NASPAG Statement on Wellness 

Created by Rachel Casey, MD, Nichole Tyson, MD
In collaboration with NASPAG Advocacy Committee Members: Martin Fisher MD, Shaketha Gray MD, Megan Harrison MD, Andrea Huneeus MD MPH, Susan Kaufman DO, Kate McCracken MD, Julie Strickland

NASPAG recognizes the increased risk of physician burnout amidst the COVID19 Pandemic and seeks to emphasize strategies to improve coping, wellbeing and resilience as we work through this together. 

In recent years, physician burnout has been recognized as a crisis in medicine. Physician burnout has been described as a triad of emotional exhaustion, depersonalization and low sense of personal accomplishment related to one’s work.1 Frequently, physician burnout exists on a continuum (figure 1). Without prevention or intervention, burnout contributes to depression and even, suicide. An estimated 300 physicians die by suicide in the US per year.2   The global pandemic has interfered on many levels with our professional and personal lives, posing potentially even higher risk for physician burnout. It is imperative we recognize this and pay close attention to care for ourselves to be able to effectively take care of others.

Figure 1: Continuum of stress (Adapted from Dissanaike) 3

Wellness is an active process through which people become aware and make choices toward a more successful existence.4 Wellness is an individual pursuit that can be significantly influenced by our surroundings and requires an active process of making choices that lead to wellness.5 Wellness has been described in dimensions (Figure 2).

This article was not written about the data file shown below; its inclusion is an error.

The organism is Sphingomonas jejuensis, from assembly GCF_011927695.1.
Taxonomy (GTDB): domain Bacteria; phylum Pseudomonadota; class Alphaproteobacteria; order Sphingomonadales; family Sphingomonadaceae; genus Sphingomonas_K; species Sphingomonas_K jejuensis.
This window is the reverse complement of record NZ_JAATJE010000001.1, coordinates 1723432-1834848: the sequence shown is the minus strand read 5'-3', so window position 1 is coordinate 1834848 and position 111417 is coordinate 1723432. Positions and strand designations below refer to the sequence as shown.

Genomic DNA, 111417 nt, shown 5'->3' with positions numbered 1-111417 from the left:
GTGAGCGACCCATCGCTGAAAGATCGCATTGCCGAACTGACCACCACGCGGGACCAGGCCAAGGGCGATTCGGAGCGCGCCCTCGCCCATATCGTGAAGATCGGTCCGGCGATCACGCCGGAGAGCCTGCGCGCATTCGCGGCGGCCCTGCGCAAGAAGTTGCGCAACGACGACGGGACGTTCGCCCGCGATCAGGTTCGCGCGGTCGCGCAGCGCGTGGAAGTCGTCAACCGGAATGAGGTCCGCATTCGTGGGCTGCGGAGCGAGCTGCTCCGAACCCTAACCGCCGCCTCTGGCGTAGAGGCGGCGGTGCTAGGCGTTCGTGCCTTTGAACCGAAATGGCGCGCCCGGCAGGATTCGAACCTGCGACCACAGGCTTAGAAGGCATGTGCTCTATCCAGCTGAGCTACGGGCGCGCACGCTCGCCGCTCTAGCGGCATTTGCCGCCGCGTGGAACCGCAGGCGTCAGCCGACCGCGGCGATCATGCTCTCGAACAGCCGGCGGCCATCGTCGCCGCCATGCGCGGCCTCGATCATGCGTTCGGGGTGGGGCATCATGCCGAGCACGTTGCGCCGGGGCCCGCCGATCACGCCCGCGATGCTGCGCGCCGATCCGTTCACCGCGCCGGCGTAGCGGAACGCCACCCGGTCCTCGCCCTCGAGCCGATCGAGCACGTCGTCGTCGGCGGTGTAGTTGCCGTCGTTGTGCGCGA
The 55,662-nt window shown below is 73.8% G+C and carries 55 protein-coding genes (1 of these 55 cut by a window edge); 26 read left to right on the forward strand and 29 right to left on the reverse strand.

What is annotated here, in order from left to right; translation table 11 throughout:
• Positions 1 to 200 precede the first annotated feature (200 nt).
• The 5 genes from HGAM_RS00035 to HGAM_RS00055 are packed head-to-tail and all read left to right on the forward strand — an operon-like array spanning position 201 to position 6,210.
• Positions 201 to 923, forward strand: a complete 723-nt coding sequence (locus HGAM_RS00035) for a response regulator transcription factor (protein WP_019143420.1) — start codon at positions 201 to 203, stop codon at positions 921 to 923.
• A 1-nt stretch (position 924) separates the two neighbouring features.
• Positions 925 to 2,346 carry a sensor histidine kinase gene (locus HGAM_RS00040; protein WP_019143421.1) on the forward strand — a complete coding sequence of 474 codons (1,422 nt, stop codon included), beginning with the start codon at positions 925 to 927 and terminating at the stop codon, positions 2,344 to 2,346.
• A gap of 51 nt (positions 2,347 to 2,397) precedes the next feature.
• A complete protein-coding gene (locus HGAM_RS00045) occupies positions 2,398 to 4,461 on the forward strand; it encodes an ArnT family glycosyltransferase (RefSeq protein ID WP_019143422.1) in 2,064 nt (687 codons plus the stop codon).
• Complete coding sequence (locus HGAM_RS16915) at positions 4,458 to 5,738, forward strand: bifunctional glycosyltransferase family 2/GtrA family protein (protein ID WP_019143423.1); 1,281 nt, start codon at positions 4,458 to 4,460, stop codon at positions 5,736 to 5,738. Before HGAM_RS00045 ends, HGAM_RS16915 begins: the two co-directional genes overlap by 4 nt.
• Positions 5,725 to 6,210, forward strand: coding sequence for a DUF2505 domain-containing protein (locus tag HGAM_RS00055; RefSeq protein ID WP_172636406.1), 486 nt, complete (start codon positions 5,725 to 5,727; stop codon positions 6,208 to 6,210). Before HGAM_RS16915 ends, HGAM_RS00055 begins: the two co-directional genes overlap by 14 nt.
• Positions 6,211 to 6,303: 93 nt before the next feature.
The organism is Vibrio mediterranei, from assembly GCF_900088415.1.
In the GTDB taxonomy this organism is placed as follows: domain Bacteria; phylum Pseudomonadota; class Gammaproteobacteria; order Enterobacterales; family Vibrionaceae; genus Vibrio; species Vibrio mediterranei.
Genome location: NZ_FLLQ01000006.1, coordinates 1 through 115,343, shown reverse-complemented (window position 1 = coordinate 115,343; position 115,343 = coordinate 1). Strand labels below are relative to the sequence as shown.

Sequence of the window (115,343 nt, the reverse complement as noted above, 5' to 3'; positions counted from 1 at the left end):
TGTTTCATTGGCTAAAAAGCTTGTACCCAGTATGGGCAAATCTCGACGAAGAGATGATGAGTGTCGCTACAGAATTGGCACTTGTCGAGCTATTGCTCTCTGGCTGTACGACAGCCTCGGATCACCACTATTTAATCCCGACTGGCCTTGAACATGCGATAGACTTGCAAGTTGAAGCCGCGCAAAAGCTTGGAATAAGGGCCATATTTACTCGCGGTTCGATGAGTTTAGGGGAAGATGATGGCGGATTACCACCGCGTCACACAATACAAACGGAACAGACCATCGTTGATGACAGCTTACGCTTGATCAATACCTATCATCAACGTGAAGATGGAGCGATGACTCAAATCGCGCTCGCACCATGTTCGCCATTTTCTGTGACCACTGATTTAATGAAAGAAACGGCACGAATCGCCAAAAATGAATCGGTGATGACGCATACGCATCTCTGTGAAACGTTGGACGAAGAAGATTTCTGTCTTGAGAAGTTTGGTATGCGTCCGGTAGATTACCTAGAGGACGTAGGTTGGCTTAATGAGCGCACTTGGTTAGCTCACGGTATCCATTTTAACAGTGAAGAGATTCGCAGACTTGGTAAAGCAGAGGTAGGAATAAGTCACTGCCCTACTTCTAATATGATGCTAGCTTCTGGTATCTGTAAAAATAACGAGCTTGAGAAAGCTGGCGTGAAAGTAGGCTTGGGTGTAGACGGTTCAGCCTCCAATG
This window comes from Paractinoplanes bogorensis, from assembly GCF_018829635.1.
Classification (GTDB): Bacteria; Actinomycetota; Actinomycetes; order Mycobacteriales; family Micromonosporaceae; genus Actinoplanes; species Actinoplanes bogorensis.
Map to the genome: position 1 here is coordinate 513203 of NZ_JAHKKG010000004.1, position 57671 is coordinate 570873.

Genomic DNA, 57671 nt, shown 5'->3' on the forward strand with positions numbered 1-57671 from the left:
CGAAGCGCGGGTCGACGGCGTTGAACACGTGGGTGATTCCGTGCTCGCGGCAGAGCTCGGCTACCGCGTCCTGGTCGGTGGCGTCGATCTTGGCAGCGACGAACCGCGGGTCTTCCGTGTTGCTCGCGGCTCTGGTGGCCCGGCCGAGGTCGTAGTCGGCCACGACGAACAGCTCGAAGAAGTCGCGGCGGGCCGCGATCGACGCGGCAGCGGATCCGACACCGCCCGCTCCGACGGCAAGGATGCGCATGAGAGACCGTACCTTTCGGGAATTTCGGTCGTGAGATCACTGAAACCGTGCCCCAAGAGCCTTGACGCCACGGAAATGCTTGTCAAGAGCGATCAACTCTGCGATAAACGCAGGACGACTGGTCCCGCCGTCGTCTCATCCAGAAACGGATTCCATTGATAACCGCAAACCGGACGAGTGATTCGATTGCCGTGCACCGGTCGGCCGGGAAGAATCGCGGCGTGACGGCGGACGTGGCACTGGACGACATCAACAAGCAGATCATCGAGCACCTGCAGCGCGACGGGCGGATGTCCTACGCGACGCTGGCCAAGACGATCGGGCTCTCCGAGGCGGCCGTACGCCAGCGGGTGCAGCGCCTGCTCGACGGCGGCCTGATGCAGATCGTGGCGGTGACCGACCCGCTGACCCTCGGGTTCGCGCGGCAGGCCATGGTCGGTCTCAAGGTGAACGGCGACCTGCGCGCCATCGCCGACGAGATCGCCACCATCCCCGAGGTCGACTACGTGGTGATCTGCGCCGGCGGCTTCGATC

Figure 2: Dimensions of Wellness


 There are often many outside circumstances we cannot control and there are choices that may improve certain dimensions of wellness. In these times of crisis, it is extremely important that we come together as a community and promote open conversations about our mental health and well-being. Some easy steps can include: asking a colleague how s/he is doing. Share your own experiences and seek out support from those close to you. Never hesitate to seek counseling. We recommend these modalities of support to our patients, so we should not hesitate to heed that advice for ourselves.


As we navigate through this complex time, please know that your NASPAG community is here as a safe space and your support system. Our NASPAG community spans the globe and remains a stable force during this time of uncertainty. Join us to support each other in efforts to proactively manage our own wellbeing and find joy and balance in our lives. Through a pursuit of wellness, even during a global pandemic, we can prosper as we continue our NASPAG mission to provide multidisciplinary leadership in education, research and gynecologic care to improve the reproductive health of youth.


1. Maslach C, Jackson S, Leiter M. Maslach Burnout Inventory Manual 3rd ed. Paolo Alto, CA: Consulting

Psychologists Press; 1996.

2. American Foundation for Suicide Prevention. Commitment Statement.

3. Dissanaike S. How to prevent burnout (maybe). Am J Surg 2016;212:1251-5,

4. National Wellness Institute. The Six Dimensions of Wellness. Available at: Accessed July 5, 2020.

5. Global Wellness Institute. Wellness Definitions: Wellness Defined. Available at: Accessed July 5, 2020

Resource List


  • American College of Obstetricians and Gynecologists
  1. Physician Wellness Toolkit
  2. Wellness References: Inspiring and Educational Media and Scientific Literature
  3. Curricula and Training
  4. Tools to Assess Wellness
  • American Academy of Pediatrics
  1. Physician Health and Wellness
  2. Individual Resilience
  3. Burnout
  4. Society of Adolescent Health and Medicine
  • Books
    1. Bouncing Back: Rewiring Your Brain for Maximum Resilience and Well-Being
    2. Trauma Stewardship: An Everyday Guide to Caring for Self While Caring for Others